Ruben Villa always had a backup plan, whether it was waiting for his well-deserved title shot or for the schedule to free up from the ongoing coronavirus pandemic.
In the end, things finally played out for a featherweight contender whom nobody is in a hurry to face.
It required his riding out some unnecessary drama, but Villa is back in position to contend for the now-vacant World Boxing Organization (WBO) featherweight title. The 23-year old from Salinas, California has been offered the opportunity by the WBO to begin negotiations with Mexico’s Emanuel Navarrete (32-1, 28KOs), entering the equation after former 122-pound titlist Jessie Magdaleno withdrew from the ordered title fight.
Magdaleno was advanced in the rankings over Villa, who held the number-two spot in the WBO 126-pound set for all of 2020 until the most recent update this past July.
“When they moved me down to third, I was kind of disappointed—but I kind of seen how it happened that way knowing how boxing is,” Villa told BoxingScene.com. “But when Magdaleno decided not to take the fight for whatever reason it was, we were excited.
“I was already in the gym, we were training and sparring for months, waiting for an opportunity to come. Now it’s coming at the perfect time in our career.”
Villa (18-0, 5KOs) has been out of the ring since a 10-round unanimous decision win over Alexei Collado this past January live on Showtime from Shreveport, Louisiana.
The bout marked his latest step up in class, having been properly groomed from prospect to contender by Banner Promotions and Thompson Boxing Promotions, along with head trainer Sam Garcia. Dating back to an eight-round shutout win over unbeaten Ruben Cervera last January—also in Shreveport and on Showtime—the plan was to create a path that would lead to the title stage in 2020.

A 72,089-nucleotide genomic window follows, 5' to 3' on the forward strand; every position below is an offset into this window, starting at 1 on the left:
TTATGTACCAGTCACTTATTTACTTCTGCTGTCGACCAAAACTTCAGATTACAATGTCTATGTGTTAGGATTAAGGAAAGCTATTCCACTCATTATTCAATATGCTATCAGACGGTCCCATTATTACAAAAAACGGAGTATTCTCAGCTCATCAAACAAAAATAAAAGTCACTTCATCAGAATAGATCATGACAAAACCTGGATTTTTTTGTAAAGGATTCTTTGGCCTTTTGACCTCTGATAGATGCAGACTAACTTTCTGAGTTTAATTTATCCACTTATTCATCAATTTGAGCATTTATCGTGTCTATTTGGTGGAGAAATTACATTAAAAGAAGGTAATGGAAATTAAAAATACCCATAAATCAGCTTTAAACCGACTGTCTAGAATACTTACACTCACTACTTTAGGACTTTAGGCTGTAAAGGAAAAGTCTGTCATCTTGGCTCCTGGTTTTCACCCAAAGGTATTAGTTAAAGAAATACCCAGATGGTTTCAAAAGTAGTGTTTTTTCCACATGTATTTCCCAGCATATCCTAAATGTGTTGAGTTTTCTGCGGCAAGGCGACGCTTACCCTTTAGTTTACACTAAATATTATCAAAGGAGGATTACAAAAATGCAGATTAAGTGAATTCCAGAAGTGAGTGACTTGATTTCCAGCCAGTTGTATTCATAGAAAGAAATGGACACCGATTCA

There existed for a moment the possibility of securing yet another such fight if it meant having to watch two other contenders vie for the title he has eyed all year.
“Our plan was basically, if the title shot didn’t happen. we would take on a Top 15, Top 20 kind of guy,” explained Garcia. “It’s the natural progression for where he’s been. We’ve been fighting pretty tough guys. Look at his past four guys. Luis Lopez is coming off three big wins in his last four fights. His only loss was to Ruben and he’s beaten two undefeated prospects plus Andy Vences this summer.
“Ruben Cervera and Jose Vivas were both undefeated when they fought [Villa]. They both also just won on Top Rank card, Vivas just won a big fight against an unbeaten prospect [Carlos Jackson]. Their only losses are to Ruben, who only lost a few rounds in his last four fights. He’s been ready for this title shot and we were prepared for another tough fight to get there if that’s what it took.”
Instead, it will now just take having to work out a deal with Navarrete’s camp, or else force the fight to a purse bid. Aiding in talks is the recent addition of world-class manager Rick Mirigian, best known for his work with unbeaten, unified 140-pound titlist Jose Ramirez (25-0, 17KOs) and who now serves as an adviser to Villa.
“We have full confidence in Rick,” insists Garcia. “That’s why we hired as an adviser on the team. We felt like, this is someone who can help us get over the top. My mom [Kathy Garcia, head of Garcia Boxing] is a hard negotiator, but is also enjoying being a grandma with my two nieces.
“Boxing is really a dog-eat-dog world, and we need a dog in our corner. That’s where Rick comes in. He’s been a godsend for us, getting more money in Ruben’s pocket and living up to his word.”
The next order of business will be to ensure that Villa now gets his title shot without any more funny business. Top Rank was prepared to stage a fight between Navarrete and Magdaleno this October on an ESPN platform from The Bubble in Las Vegas. With the right deal can come avoiding a purse bid hearing and Villa jumping in without anyone having to break stride.
“Every fight I train and work my ass off like it is a title shot,” notes Villa. “Now that it actually is a title shot, I will do a little more to make myself uncomfortable. I’m going to do that because I know Navarrete is coming to make things uncomfortable. We want to use that to be able to adapt quicker than he will.
“I also feel that I have a better chance of adapting to his style than he does of adapting to my style. I move a lot, and don’t feel that he’s fought anyone who carries the skills and ability that I do.”
Noel Galang – Kamao TV